Growing up Feet: Make Sure the Shoe Fits

I used to read my kids a book called Growing Up Feet, by Beverly Cleary. It’s a sweet story about a couple of preschool twins whose mother takes them to the shoe store because she thinks they’ve outgrown their old shoes. The store owner, Mr. Markel, being an honest man, tells them their feet haven’t grown enough to warrant new ones. Imagine!

Growing Up Feet

So instead, the twins tromp out of the store in new red rubber boots, and on the story goes.

Kids spend a lot of time on their feet. So when it came to buying shoes for our four kids, the decision was easy. We didn’t have a Mr. Markel, but we had a Mr. and Mrs. Brown. And they helped our kids find the perfect fit for many, many years.

Going to the Brown’s shoe store was a big deal. We’d buckle the kids in their seat belts and take off in the station wagon on a Saturday morning. It was a long drive, about two hours one way, and we always made a day trip of it.

What’s that you’re thinking?  You say you can’t afford good kids’ shoes? They’ll outgrow them in nothing flat? Think again. It’s more than laces and soles you’re buying. It’s an investment in healthy feet and self-confidence.

I recently saw a TV news story on education. The information is lost to me now, but I remember the image of a little girl seated at her desk. She was wearing flip-flops.

Now flip-flops are great for the beach or backyard, but it’s my contention that having solid shoes on their feet makes a child feel more confident, more like participating and being active, just like good nutrition in their bellies gives them more energy and a longer attention span. It just helps them do better.

If money’s tight, you especially can’t afford cheap shoes. A pair from Pay Less will fall apart under hard play in less than a month. Add up what it will cost to replace them throughout the school year. Is that efficient use of your money? Or would it be better to get them a pair that fits well, lasts much longer, and that they can actually play in?

While Mrs. Brown sized up one child with the Brannock device – that gizmo they use to measure feet – Mr. Brown waited on another. They kept records of the kids’ sizes and the brands we bought in a file box. My husband used to joke that every time we made a trip to their store we had to stop and get a bank loan. We didn’t, really. But we did have to save up. Sturdy shoes for all four kids came to over $200, even in the 1980s.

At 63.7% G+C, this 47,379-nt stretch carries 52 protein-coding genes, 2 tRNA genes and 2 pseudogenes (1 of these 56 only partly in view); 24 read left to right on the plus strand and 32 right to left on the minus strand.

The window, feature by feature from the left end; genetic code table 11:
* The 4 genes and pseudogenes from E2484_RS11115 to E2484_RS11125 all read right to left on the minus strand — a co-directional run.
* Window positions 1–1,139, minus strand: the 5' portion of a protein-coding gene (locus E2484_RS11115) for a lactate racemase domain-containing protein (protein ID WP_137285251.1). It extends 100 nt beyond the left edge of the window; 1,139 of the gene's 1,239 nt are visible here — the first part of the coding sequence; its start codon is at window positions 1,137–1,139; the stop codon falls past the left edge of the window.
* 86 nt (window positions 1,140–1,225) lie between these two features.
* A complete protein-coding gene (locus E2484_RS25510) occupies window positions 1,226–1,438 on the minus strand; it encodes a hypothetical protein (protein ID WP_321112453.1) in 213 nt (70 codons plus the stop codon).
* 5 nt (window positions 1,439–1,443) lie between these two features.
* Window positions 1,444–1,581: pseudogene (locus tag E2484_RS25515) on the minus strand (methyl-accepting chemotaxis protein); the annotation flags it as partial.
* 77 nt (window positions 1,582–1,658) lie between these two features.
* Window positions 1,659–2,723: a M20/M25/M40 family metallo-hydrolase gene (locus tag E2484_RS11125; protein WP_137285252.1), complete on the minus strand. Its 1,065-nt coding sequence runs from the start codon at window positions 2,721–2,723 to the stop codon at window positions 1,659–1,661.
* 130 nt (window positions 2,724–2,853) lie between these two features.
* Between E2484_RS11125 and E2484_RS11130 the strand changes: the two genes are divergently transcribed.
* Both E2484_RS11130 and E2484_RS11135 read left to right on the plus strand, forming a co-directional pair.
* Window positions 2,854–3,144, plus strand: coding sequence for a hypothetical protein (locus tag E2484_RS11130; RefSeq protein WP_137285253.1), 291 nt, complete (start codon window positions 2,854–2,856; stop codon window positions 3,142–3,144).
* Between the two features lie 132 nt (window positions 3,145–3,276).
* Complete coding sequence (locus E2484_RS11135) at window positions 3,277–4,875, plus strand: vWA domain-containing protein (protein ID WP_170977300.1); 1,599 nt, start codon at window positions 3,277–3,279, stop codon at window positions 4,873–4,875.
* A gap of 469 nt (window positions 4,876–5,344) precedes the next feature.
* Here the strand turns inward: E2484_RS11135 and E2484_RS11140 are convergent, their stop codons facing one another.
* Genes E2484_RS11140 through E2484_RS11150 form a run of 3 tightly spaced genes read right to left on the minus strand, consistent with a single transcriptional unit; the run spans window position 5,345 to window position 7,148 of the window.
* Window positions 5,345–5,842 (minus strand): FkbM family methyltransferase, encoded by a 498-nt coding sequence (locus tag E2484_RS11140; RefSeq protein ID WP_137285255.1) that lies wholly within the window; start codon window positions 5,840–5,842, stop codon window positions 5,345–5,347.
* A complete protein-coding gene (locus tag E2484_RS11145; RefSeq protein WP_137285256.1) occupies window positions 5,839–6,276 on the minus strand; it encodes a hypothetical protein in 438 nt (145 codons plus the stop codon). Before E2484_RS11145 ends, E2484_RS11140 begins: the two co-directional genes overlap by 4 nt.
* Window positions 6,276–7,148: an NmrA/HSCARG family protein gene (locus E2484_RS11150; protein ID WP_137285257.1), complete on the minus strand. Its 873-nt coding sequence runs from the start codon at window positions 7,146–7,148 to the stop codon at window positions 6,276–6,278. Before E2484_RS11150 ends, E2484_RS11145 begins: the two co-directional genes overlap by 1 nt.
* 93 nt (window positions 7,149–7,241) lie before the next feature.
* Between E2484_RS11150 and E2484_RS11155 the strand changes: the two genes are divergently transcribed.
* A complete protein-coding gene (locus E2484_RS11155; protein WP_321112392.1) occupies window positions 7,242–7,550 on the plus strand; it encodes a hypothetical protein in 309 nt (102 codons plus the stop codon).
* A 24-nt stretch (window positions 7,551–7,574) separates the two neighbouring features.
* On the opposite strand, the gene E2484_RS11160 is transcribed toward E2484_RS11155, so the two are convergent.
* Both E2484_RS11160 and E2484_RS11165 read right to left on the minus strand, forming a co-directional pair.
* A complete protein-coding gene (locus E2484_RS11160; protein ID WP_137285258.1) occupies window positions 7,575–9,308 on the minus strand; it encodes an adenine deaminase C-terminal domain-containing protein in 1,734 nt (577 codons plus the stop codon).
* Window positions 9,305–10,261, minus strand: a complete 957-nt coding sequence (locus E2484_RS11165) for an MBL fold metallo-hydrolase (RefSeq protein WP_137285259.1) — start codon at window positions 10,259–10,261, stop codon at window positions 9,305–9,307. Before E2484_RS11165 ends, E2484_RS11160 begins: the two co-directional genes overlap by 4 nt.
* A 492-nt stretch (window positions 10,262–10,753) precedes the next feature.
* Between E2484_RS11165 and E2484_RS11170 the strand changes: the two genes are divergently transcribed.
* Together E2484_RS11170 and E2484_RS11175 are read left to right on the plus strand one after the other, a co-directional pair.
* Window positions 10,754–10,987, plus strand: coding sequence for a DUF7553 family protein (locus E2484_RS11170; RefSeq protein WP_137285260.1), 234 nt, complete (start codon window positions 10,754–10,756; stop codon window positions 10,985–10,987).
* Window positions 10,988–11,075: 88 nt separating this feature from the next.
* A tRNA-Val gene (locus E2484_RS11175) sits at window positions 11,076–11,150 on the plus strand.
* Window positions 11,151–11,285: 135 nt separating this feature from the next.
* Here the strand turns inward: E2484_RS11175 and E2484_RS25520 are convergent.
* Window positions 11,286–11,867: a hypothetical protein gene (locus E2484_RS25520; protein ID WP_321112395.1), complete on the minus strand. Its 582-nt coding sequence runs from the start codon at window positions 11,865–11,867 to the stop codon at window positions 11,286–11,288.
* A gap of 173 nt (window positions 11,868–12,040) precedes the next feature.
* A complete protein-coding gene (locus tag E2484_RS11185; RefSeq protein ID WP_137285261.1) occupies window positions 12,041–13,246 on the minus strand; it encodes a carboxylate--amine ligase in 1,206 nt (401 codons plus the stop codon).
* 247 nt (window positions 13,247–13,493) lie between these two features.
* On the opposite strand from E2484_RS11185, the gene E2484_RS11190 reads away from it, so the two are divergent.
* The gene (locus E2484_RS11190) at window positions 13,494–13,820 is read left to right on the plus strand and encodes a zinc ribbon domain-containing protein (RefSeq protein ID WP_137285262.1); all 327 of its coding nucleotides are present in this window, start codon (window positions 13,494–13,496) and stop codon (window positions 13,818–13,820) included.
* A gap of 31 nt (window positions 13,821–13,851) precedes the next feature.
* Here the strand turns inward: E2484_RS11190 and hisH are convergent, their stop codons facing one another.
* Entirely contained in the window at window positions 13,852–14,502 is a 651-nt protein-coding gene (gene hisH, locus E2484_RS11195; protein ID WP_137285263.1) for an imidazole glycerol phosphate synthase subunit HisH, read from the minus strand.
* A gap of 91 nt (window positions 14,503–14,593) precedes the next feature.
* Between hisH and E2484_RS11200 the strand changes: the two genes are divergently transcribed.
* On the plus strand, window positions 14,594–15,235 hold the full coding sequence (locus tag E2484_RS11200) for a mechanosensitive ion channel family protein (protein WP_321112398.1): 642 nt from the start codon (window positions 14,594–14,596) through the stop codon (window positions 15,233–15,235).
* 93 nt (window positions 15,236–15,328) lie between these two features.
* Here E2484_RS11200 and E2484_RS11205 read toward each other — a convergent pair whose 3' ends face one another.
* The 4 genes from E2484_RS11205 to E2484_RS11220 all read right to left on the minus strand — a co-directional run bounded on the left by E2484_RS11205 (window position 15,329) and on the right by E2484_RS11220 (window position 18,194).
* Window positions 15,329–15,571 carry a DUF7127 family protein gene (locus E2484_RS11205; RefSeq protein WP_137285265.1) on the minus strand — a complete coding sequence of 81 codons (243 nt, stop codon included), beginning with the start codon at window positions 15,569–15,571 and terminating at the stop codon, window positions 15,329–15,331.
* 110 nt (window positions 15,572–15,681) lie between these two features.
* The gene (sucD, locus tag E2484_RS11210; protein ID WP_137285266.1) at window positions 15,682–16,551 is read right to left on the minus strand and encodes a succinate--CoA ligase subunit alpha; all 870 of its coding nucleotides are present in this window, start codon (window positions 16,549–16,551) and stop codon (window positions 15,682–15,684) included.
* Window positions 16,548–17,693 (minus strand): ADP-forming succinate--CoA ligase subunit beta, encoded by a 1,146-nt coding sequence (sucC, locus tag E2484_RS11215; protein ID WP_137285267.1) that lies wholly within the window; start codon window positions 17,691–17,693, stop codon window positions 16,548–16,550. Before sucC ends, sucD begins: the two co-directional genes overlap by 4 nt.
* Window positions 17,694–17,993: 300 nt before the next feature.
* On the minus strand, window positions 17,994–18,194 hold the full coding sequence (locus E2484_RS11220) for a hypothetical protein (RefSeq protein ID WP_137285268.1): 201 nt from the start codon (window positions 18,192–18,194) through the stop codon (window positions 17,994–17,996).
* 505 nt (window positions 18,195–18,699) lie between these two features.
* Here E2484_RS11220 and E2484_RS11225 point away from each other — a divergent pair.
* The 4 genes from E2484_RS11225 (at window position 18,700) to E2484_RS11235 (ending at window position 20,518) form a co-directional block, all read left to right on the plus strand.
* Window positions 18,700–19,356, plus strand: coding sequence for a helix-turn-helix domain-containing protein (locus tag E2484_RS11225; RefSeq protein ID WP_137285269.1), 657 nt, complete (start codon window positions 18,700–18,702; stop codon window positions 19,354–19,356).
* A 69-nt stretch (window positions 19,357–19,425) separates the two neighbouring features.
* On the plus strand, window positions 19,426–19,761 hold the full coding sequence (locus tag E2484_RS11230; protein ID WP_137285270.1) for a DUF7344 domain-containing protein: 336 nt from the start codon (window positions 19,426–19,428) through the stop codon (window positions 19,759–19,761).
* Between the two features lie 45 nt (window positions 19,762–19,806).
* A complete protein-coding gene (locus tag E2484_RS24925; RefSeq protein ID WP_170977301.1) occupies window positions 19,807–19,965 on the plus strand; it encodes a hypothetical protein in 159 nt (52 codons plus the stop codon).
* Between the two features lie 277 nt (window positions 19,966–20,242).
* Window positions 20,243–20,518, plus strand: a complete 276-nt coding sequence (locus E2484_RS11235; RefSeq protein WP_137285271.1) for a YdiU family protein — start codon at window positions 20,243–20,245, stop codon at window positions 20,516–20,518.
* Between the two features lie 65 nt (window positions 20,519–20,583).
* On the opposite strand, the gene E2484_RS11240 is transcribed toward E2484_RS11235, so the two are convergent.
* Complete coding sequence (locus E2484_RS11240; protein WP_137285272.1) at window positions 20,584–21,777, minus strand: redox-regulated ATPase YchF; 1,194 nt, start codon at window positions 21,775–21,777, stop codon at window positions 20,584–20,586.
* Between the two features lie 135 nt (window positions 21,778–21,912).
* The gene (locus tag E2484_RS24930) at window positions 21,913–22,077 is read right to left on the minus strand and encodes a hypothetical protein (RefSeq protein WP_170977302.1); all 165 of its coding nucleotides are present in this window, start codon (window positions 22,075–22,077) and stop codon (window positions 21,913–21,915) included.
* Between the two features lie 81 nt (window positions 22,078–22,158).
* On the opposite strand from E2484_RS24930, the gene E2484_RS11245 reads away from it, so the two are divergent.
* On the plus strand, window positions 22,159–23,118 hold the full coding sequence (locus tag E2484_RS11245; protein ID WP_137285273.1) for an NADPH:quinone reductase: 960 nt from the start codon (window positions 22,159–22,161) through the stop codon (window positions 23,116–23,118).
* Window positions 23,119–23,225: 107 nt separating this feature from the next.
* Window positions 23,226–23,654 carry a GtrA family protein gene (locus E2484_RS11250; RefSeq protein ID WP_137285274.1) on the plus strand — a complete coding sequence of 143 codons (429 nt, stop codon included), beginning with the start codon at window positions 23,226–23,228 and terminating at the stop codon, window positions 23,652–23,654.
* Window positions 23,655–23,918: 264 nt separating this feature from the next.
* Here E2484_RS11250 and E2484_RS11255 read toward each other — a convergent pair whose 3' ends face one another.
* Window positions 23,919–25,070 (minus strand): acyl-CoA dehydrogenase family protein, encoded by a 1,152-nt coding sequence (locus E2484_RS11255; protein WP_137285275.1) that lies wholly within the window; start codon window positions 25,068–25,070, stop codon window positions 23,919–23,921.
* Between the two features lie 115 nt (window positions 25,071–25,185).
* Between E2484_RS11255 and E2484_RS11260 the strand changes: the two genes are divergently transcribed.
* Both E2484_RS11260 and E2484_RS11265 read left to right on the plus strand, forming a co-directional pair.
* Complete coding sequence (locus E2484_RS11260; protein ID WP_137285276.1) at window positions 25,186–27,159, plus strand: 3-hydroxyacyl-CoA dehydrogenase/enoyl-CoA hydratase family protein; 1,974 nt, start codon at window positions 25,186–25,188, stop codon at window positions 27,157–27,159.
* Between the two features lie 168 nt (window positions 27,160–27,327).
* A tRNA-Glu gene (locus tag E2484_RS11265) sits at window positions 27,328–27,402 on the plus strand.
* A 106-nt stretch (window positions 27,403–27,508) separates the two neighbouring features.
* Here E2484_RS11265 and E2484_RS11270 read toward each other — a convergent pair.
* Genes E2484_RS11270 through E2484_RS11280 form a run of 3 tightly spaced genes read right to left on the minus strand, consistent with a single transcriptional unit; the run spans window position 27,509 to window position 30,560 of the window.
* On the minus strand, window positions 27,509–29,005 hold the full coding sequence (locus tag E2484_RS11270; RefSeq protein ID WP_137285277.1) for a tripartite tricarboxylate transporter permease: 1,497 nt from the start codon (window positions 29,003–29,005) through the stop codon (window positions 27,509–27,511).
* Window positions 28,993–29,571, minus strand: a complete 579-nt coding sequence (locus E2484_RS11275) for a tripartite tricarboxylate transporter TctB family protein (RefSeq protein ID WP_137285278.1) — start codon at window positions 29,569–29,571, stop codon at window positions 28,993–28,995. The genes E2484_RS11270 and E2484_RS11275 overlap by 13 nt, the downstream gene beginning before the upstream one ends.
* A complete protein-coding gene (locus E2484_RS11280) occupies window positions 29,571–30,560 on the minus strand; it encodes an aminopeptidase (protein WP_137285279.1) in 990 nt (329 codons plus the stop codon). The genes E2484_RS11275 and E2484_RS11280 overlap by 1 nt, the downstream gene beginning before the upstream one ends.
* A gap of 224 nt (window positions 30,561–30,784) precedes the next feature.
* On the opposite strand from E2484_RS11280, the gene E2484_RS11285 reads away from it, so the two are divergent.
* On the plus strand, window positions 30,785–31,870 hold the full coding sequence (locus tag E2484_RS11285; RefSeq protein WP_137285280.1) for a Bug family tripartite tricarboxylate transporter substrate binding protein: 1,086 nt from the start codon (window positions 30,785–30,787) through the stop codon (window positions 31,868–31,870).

Old-fashioned “mom and pop” shoe stores have become a dying breed. The Browns were already advanced in age. When Bob, their only salesman, passed away, and they couldn’t find a buyer, they decided to close their doors. And I still had two little girls to shop for.

Their store was in a tiny strip mall set back off the road, not in a big shopping center. They took pride in helping their customers save money by ordering close-outs in addition to the latest styles. They passed the savings along to their customers because they wanted to help parents afford quality shoes for their kids. To them, good shoes mattered.

Sturdy and properly fitting shoes helped our children forget about themselves while they went about the business of being kids. They had the freedom to explore and do daring things, ride bikes and chase around the yard and back in the hills. And we didn’t have to worry about smashed toes.

And, all of our children grew up free of foot problems – except for the occasional twisted ankle from some crazy skateboard stunt.

Kids’ shoes should be wide enough. Not everyone wears a medium width, which is largely what shoe stores and department stores carry. Make sure the toe box gives them enough wiggle room. And make sure there is arch support.

If you think you can’t afford good kids’ shoes, look around and see how you can fit them into the budget next time. Can you cut back on something else?  Forego the brand name jeans and tees? You can shop Good Will if you have to. But don’t scrimp on your kids’ feet. There isn’t a lot that is this important when it comes to dressing your kids. Make the decision to take them to a quality-fit shoe store ahead of time and set the money aside.

If you’re at the other end of the financial spectrum, you still need to make sure you’re doing your kids justice. Just because shoes are trendy doesn’t mean they’re good-fitting.

To me, putting sturdy shoes on kids’ feet is a way of showing love. Teach them to tie the laces for themselves and they’ll go far. Just make sure the shoe fits.  FFG

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